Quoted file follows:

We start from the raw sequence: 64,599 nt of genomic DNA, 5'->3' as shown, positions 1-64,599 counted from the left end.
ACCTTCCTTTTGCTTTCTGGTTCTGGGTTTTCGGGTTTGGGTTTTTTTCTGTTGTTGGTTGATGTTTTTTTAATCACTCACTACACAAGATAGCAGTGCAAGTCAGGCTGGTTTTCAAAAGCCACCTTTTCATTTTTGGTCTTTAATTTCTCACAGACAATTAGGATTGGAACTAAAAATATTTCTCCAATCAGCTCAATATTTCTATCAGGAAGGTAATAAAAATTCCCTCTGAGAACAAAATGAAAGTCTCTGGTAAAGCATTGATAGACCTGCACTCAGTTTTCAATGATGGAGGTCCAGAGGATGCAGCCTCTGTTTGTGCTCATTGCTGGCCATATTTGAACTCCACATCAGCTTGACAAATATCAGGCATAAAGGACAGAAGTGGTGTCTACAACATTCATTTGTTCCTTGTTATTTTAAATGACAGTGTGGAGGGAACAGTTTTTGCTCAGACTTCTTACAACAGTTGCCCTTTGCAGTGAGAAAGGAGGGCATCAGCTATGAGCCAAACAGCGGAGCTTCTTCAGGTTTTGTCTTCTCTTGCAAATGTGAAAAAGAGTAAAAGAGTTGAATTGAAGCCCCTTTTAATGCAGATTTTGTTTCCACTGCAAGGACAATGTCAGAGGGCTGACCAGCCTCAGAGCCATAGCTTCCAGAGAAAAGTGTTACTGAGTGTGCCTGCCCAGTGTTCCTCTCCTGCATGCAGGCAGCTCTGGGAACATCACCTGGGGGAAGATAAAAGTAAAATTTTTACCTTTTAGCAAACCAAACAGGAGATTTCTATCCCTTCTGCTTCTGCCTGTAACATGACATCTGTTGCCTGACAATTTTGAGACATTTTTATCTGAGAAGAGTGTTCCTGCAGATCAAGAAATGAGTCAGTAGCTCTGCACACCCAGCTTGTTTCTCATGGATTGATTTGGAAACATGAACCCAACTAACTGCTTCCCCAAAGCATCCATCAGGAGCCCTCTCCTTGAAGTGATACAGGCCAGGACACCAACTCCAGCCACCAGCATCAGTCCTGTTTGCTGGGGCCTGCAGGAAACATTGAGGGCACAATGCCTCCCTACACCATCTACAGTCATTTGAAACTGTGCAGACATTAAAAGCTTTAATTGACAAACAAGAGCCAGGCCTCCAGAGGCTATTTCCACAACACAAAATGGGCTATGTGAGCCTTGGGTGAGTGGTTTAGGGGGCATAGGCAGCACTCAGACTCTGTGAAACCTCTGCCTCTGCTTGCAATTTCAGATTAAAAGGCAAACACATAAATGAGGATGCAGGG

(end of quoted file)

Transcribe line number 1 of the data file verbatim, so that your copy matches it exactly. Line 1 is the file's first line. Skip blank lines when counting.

We start from the raw sequence: 64,599 nt of genomic DNA, 5'->3' as shown, positions 1-64,599 counted from the left end.